Biltong, a form of dried, cured meat, first came about as a meat preservation technique needed for survival.
Meat preservation dates back to ancient times
Meat preservation as a whole has been around for a long, long time. European seafarers preserved meat for long journeys by curing it with salt or brine. The indigenous people of South Africa preserved meat by slicing it into strips, curing it with salt and hanging it to dry. European settlers who came to South Africa in the early 17th century added vinegar to the curing process, as well as potassium nitrate, which kills a deadly bacterium, while the vinegar inhibits its growth.
Food preservation was used as a survival technique
The need for food preservation at this time was crucial. Building up herds of livestock took a long time, but with game in abundance in South Africa, traditional methods were called upon to preserve the meat of large African animals in a warm climate. Since refrigeration had not been invented yet, the meat had to be preserved another way. The meat was preserved and hung to dry during the cold winter - the cold temperatures further inhibiting bacterial and fungal growth. After being dried, the biltong was packed in cloth bags, which allow air circulation to prevent mold.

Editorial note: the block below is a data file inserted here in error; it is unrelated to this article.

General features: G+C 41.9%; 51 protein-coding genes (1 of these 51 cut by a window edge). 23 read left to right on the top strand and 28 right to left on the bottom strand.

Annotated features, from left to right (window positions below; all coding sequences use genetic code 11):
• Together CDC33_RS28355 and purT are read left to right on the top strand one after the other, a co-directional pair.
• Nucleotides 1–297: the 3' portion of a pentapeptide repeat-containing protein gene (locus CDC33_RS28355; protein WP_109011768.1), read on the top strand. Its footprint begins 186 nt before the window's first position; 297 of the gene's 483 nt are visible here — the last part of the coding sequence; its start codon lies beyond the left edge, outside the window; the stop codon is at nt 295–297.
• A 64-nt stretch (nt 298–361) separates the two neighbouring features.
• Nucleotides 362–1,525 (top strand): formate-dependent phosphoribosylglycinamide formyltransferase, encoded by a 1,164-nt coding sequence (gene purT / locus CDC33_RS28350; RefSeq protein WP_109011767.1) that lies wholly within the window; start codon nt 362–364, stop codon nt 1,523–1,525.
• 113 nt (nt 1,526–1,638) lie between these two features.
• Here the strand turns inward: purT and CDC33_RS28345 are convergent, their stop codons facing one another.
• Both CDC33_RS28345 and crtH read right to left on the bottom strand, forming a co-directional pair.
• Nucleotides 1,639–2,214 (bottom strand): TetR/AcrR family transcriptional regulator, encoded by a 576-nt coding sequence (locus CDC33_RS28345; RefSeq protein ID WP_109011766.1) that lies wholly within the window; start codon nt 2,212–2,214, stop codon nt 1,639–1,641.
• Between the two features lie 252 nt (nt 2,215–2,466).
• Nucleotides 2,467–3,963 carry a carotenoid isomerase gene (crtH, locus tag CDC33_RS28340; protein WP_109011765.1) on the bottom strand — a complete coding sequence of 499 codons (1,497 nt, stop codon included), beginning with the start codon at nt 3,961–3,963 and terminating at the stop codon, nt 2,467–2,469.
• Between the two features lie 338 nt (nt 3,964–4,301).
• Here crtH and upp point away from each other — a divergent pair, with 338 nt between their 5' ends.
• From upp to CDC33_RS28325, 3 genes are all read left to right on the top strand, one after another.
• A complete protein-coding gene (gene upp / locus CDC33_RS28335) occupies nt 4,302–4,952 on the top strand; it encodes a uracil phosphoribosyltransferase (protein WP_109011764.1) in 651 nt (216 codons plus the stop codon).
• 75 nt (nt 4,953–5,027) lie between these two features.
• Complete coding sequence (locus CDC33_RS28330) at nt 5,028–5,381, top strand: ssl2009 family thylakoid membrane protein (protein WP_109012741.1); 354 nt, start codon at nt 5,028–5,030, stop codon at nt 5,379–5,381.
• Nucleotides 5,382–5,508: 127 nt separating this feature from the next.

Biltong became unique because of its special flavor
Biltong evolved from the dried meat carried by the wagon-travelling Voortrekkers, who needed stocks of durable food as they migrated from the Cape Colony into the interior of Southern Africa during the Great Trek. While biltong was already being made by the people of South Africa, the Voortrekkers quickly learned the skills of the natives, and further added a few ingredients of their own. They used vinegar, as well as a variety of spices including pepper, coriander and cloves. These flavorful additions created a whole new eating sensation.
Today, biltong has remained true to its history by keeping its unique process and intense flavor. Try some out for yourself by visiting our online biltong store!